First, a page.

Jah Cure mostly sings passionate love songs and his voice is as usual intimate and heartfelt, but also a bit whiny and tiresome. The electric beats are bombastic and the arrangements are lush and the producers have gone all in on several tracks, for example the title track which has gentle strings, a melancholic piano and an army-styled snare drum. It could have been recorded by Coldplay and suits any football stadium around the world.

The reggae tracks include a version of The Gladiators Mix Up and a cut of House of Riddim’s brilliant up-tempo riddim The Sensimillionaire. Best is however the heavyweight hip-hop and dubstep-tinged Like I See It with Mavado (the non-album version also features U.S. rapper Rick Ross). The mariachi trumpets in the chorus seem a little out of place though.

There was a time when Jah Cure was seen as one of the leading lights in roots reggae. But that was then, and this is now, and now he has travelled down the same path as Sean Paul. Hopefully this direction will be successful in the mainstream charts.

World Cry is now available on digital platforms. A CD version will be available in January.

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Toussaint’s call for mama earth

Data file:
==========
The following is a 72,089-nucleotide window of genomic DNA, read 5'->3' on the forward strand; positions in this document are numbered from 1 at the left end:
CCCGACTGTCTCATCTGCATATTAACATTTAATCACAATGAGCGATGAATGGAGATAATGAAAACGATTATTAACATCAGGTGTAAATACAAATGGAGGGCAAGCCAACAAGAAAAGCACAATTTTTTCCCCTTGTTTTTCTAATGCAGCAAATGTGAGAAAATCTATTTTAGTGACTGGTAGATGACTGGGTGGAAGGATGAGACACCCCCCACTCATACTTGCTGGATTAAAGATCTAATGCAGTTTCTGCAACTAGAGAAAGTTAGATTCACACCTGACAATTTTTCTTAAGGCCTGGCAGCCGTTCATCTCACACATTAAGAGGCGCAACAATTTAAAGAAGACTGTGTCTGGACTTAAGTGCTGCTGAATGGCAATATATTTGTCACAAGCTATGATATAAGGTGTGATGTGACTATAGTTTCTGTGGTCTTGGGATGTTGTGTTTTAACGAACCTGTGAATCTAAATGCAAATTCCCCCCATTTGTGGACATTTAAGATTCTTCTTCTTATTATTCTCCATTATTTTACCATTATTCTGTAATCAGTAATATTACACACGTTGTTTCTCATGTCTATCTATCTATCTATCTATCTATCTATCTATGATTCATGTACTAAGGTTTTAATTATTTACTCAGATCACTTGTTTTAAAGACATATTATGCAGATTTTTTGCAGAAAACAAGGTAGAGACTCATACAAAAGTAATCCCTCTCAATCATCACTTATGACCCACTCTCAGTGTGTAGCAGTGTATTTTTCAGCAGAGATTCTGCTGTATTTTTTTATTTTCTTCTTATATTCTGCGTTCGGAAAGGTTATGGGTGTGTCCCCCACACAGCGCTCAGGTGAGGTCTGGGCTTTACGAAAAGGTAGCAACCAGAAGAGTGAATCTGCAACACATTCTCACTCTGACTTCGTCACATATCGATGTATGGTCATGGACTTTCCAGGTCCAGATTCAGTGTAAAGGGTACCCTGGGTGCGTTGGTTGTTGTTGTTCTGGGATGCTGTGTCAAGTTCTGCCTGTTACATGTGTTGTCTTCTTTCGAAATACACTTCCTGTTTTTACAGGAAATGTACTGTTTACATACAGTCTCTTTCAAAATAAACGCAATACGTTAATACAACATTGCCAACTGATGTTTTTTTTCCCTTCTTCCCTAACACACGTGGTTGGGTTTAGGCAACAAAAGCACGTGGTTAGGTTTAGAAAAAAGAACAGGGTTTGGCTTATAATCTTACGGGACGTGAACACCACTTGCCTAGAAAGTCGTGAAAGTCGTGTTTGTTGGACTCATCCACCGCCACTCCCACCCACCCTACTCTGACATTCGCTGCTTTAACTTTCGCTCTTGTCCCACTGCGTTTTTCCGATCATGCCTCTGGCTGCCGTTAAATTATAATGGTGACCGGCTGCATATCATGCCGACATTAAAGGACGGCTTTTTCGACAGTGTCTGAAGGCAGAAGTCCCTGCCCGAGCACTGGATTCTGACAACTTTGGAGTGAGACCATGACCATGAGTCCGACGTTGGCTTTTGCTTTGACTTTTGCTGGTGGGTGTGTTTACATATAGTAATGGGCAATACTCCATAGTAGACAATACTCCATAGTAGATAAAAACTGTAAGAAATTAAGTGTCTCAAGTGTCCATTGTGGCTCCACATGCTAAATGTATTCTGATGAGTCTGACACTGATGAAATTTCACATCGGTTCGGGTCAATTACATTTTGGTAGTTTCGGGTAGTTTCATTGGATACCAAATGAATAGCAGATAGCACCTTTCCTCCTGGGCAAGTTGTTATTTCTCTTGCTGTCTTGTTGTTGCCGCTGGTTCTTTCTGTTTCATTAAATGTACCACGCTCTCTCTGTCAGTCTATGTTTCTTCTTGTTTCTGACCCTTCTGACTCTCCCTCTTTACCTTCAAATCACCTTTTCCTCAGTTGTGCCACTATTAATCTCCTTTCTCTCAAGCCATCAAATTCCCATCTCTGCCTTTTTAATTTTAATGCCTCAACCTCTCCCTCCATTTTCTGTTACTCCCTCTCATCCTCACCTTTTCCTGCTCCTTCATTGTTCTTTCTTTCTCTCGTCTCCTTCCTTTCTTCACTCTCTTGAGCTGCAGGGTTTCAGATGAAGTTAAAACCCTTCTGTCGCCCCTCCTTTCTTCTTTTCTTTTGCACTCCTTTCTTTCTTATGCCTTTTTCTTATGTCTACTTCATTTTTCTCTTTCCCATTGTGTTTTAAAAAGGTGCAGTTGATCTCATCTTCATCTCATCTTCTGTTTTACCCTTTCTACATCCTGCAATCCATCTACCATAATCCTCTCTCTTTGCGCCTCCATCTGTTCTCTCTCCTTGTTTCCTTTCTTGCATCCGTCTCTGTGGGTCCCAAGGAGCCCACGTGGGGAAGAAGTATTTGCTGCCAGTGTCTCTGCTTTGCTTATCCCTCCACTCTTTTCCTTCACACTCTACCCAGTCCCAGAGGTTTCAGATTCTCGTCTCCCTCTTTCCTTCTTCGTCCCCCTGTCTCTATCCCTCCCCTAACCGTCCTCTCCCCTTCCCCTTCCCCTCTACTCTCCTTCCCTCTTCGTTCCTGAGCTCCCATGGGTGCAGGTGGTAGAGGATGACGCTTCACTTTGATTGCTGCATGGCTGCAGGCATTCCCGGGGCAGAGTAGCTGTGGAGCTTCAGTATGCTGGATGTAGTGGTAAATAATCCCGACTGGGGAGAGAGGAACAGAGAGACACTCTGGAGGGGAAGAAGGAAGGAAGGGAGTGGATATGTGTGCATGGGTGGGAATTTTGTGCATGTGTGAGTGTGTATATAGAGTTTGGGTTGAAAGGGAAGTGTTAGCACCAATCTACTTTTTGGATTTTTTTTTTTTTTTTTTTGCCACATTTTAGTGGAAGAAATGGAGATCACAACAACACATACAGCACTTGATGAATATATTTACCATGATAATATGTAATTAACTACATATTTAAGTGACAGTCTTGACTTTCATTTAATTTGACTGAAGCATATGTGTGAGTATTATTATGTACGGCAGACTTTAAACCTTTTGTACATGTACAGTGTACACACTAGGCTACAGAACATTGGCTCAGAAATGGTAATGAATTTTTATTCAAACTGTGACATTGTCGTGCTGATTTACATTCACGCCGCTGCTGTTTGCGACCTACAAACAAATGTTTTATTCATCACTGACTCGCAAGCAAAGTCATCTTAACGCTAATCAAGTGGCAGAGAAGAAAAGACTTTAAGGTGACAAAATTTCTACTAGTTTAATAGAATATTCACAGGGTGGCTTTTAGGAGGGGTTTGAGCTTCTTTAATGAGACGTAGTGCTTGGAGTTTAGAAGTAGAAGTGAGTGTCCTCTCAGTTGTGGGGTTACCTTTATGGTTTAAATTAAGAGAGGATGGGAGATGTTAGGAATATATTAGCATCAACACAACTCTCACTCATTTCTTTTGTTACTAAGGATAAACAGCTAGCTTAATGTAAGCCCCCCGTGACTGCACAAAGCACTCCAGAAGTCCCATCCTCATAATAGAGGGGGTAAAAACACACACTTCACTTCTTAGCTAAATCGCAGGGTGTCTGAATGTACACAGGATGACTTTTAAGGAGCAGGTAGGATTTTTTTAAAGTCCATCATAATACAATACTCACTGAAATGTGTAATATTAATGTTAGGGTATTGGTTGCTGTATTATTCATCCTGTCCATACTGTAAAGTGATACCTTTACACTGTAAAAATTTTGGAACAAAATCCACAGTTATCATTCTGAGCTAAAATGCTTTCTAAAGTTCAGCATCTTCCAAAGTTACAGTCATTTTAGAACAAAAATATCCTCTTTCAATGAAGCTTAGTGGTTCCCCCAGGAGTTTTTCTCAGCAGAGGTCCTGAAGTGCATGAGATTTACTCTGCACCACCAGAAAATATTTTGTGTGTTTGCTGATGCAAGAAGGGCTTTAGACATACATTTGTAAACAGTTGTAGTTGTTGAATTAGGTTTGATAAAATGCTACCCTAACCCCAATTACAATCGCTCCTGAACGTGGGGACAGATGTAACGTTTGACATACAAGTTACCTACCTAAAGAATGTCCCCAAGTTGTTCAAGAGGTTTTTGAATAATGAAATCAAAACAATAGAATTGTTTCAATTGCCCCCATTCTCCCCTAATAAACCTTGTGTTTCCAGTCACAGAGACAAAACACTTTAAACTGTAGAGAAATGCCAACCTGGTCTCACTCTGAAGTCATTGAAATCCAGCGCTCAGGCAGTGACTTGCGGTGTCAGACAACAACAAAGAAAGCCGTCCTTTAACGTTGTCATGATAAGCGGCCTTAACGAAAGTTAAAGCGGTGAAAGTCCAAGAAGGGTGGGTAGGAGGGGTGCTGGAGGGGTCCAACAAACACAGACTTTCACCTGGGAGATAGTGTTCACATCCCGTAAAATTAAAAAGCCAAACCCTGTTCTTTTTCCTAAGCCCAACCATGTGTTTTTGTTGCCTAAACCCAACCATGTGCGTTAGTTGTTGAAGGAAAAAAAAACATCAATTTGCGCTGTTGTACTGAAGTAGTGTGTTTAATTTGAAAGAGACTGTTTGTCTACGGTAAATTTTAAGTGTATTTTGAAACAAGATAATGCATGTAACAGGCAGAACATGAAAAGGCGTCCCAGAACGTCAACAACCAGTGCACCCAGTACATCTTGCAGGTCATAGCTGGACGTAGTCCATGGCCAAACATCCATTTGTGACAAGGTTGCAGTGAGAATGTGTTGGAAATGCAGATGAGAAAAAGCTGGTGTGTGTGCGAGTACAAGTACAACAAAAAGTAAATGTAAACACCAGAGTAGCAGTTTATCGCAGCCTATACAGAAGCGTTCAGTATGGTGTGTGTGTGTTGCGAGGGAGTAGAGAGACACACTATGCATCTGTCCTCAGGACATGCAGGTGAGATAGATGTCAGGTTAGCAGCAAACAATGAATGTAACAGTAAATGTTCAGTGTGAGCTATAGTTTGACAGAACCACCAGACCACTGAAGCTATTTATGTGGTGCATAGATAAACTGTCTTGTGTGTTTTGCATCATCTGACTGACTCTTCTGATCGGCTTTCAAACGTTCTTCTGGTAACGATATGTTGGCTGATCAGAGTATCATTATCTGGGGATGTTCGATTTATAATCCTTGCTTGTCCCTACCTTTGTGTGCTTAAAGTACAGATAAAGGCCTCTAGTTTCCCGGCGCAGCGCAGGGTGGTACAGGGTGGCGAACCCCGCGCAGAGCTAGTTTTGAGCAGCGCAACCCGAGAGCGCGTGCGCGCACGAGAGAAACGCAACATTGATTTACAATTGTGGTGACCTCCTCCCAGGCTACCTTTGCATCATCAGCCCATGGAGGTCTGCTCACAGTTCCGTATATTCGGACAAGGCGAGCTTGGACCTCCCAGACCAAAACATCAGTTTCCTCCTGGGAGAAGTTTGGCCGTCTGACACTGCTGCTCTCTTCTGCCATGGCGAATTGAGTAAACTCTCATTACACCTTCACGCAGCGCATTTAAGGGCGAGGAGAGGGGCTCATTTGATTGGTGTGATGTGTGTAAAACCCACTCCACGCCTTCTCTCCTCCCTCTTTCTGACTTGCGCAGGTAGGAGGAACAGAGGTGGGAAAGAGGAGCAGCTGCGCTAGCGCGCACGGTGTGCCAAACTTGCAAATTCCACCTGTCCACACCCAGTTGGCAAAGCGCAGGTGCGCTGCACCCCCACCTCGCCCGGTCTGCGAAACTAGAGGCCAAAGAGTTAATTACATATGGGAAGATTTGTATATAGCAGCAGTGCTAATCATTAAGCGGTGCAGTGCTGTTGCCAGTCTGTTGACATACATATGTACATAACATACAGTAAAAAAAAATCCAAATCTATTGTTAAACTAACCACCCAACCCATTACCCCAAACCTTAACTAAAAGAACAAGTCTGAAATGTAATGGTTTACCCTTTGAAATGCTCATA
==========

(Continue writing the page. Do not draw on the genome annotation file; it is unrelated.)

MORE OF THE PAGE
low_RES_toussaint-REAL-53_V1In late November the World Bank presented a new scientific report showing that the world is barreling down a path to hear up by four degrees at the end of the century if the global community fails to act on climate change. This might lead to extreme heat-waves, declining global food stocks and a sea-level rise affecting hundreds of millions of people.

And just a few days ago the two week long UN conference in Doha, Qatar, came to a close and the talks wound down with few major issues being resolved and there were for instance no agreement on the key issues of financing and carbon permits. The overall feeling from most countries was disappointment, especially the lack of engagement by the U.S.

Rich and poor countries have different agendas and it’s obviously hard to agree on a common goal and how to reach it.

But for reggae and soul singer Toussaint it’s simple – if the earth dies so do we. His latest album Dear Mama Earth – produced by Brian McKenna – has perfect timing and he calls for a change in the way we live and exploit the earth and its resources.

Dear Mama Earth is an earth-conscious and soulful suite of music that mixes reggae, vintage soul, neo soul and hip-hop with fine results, and Toussaint’s rich voice and vocal versatility suit the smooth production nicely, and he sounds convincing when he sings about taking action to heal the earth by making both small and big changes in everyday life and in society. Energy consumption, energy conservation, renewable resources, global warming and wasteful habits that affect our planet’s sustainability are some of the topics he touches upon.